1. Amazon has just pulled the veil from its music locker-in-the-cloud system only to run into organizational and potential legal trouble. It's Sony Music this time, angry that Amazon's use of cloud streaming to clients is denying it potential royalty income. Amazon says "meh!" and alleges all it's doing is supplying client's own MP3 files--which they've already paid for--back to them. It's the same issue that's apparently dogged Apple's similar iTunes plans. Will Sony pull its tracks from Amazon? Will we miss them?
2. Windows 7 may still seem like a brand new product, but Windows 8 is already in-bound: According to new rumors, Microsoft has just started delivering early copies of the OS to trusted OEM partners (which means it's probably only a matter of time 'til it appears on torrent sites). We know very little about the OS, other than rumors that say it's due in September and has a 3-D interface.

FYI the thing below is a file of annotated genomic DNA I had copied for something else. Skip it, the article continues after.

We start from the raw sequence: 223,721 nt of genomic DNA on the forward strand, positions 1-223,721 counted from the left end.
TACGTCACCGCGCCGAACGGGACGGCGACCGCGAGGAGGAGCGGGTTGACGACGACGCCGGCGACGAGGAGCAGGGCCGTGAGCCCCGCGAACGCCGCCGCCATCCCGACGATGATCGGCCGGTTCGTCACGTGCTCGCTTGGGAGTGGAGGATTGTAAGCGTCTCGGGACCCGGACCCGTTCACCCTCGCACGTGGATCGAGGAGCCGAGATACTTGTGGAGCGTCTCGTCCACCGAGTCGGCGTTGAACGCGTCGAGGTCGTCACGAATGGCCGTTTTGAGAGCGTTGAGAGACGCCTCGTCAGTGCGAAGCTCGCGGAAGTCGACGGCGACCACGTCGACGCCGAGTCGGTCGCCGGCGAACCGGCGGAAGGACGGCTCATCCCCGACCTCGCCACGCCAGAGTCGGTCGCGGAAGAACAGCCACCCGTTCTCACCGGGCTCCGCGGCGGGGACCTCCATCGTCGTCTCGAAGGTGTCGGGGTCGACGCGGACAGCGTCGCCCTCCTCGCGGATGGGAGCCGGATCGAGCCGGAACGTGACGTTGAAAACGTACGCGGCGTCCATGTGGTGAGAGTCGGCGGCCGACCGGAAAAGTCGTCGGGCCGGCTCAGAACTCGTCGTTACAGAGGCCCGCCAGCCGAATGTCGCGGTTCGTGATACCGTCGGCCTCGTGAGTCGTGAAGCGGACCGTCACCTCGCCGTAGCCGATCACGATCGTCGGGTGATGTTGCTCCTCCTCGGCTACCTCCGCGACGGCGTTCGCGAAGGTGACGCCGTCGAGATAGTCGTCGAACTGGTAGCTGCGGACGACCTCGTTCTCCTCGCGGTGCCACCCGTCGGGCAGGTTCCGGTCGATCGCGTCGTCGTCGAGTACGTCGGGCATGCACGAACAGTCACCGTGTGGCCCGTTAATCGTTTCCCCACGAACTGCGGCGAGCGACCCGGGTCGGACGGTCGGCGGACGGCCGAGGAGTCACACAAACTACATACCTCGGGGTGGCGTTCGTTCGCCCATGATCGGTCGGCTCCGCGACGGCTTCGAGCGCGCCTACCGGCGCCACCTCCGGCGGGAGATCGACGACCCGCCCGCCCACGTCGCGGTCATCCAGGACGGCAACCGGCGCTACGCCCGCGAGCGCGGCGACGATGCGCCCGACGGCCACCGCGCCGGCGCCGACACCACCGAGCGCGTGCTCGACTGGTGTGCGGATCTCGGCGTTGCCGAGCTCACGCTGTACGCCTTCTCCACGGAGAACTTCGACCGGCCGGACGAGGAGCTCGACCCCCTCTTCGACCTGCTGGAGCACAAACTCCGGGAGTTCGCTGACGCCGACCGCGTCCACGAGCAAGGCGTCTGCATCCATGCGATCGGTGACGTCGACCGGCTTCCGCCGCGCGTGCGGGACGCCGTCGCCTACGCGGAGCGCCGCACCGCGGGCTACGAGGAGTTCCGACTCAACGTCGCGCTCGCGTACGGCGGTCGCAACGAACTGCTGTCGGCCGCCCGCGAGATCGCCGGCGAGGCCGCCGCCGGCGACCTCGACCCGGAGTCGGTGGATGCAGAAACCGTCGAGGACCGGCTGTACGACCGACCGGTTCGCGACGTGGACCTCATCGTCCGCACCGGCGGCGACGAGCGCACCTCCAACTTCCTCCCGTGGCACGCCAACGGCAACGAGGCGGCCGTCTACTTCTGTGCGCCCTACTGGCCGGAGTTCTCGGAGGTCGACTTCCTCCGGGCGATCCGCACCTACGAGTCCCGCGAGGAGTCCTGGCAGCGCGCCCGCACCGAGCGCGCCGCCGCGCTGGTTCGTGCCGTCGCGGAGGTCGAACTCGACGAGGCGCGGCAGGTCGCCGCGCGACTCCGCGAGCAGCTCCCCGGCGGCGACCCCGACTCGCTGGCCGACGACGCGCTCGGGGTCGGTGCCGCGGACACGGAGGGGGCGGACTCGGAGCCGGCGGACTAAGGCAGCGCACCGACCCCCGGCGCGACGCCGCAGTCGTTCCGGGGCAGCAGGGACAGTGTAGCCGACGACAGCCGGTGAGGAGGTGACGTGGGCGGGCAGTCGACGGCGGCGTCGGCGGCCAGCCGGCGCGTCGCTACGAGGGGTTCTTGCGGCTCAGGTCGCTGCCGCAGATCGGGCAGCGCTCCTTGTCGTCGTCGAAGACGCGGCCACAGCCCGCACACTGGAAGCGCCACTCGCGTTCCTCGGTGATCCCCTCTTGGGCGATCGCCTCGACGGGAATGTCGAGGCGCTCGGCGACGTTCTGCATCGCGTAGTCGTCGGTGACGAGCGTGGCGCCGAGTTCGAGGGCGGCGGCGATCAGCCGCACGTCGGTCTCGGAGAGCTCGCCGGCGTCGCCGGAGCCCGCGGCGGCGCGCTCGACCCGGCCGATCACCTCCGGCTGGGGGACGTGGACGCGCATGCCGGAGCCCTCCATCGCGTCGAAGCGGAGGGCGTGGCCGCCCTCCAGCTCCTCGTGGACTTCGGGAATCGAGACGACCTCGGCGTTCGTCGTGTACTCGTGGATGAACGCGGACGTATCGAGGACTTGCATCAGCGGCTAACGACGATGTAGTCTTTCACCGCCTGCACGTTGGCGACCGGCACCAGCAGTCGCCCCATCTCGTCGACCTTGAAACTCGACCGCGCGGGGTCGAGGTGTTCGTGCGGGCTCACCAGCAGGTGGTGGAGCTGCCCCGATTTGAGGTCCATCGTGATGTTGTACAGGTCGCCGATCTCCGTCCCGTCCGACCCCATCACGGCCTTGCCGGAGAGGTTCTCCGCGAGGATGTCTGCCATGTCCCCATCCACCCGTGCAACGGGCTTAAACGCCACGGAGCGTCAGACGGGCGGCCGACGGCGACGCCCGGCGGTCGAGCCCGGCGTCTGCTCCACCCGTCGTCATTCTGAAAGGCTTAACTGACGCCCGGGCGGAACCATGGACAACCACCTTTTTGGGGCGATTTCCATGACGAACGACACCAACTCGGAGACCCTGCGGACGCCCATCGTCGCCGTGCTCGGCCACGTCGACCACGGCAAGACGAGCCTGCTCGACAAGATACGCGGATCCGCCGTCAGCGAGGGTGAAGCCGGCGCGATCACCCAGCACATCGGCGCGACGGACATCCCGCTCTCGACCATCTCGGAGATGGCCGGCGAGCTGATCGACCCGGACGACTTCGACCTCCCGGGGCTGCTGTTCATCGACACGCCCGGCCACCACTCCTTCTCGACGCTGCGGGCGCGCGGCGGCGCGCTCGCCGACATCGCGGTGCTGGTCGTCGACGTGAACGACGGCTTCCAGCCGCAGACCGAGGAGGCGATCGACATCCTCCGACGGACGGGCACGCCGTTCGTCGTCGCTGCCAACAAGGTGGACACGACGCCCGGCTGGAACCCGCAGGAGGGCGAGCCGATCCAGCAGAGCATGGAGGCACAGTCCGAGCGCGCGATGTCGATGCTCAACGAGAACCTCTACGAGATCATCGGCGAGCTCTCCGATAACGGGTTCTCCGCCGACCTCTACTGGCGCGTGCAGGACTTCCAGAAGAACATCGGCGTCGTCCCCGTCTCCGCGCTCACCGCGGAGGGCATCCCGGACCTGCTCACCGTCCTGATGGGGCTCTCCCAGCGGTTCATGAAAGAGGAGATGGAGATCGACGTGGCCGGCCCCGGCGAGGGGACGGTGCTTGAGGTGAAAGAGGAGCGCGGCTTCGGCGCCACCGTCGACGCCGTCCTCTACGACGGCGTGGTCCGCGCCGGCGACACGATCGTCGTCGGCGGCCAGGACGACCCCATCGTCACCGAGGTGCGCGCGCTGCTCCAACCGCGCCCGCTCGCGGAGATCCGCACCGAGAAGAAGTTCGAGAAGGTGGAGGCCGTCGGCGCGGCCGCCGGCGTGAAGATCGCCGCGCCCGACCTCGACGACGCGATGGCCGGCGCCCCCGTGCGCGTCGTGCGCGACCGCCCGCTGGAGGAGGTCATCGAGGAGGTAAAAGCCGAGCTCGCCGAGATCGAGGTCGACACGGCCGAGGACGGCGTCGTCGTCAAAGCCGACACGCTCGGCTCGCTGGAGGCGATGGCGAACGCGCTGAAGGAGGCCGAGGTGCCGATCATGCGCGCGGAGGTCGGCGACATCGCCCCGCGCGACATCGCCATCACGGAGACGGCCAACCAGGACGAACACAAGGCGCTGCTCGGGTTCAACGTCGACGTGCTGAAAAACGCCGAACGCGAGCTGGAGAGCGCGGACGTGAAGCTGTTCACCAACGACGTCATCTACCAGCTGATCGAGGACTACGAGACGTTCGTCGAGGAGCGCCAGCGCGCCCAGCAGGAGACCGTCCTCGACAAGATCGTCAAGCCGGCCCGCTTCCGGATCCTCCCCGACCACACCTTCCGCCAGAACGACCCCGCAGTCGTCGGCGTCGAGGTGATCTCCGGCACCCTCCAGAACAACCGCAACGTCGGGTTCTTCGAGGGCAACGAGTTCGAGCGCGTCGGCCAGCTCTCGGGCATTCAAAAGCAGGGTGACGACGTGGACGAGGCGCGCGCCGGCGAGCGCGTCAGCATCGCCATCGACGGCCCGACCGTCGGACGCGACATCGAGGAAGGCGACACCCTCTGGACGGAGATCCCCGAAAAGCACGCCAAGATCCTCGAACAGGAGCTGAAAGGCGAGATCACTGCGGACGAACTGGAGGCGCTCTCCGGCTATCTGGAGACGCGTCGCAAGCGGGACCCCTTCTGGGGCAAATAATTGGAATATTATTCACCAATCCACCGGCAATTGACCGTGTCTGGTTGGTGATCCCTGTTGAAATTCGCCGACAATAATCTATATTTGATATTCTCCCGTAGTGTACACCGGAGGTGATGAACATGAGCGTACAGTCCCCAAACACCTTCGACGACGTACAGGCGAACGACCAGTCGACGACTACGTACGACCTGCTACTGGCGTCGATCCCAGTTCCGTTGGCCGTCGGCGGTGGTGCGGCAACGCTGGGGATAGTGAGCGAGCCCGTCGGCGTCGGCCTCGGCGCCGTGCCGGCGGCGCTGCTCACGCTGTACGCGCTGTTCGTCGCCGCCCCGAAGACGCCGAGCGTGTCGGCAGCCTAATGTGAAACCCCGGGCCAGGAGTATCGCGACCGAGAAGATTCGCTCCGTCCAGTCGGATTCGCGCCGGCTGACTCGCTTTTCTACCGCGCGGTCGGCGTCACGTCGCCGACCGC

3. Late yesterday Google added a facility to Android that finally brings it up to pace with Apple's effort: In-app billing. According to Google, the facility gives developers "more ways to monetize your apps with try-and-buy, virtual goods, upgrades and other billing models." The search giant has released a suite of tools to help developers put the system in action, and highlights security.
4. The "Comodo" web security certificate hack that excited the tech world the other day, and was then revealed to be the work of a lone Iranian hacker, has now attracted the attention of the FBI. The hack affected giant names like Google and Yahoo, which explains the high profile legal scritiny--this also includes the Italian authorities--as does the fact that the hack was clever enough to use a loophole that has no automatic facility to fix.
5. Pretty much putting the seal on the idea that NFC wireless credit cards are coming very soon, it's emerged that Windows Phone 7 may be getting the ability to process payments using NFC tech in a future update. Given the projected multi-billion-dollar size of the predicted wireless pay market and recent suggestions Win Phone could capture 20% of the smartphone market, the reasons why are clear.
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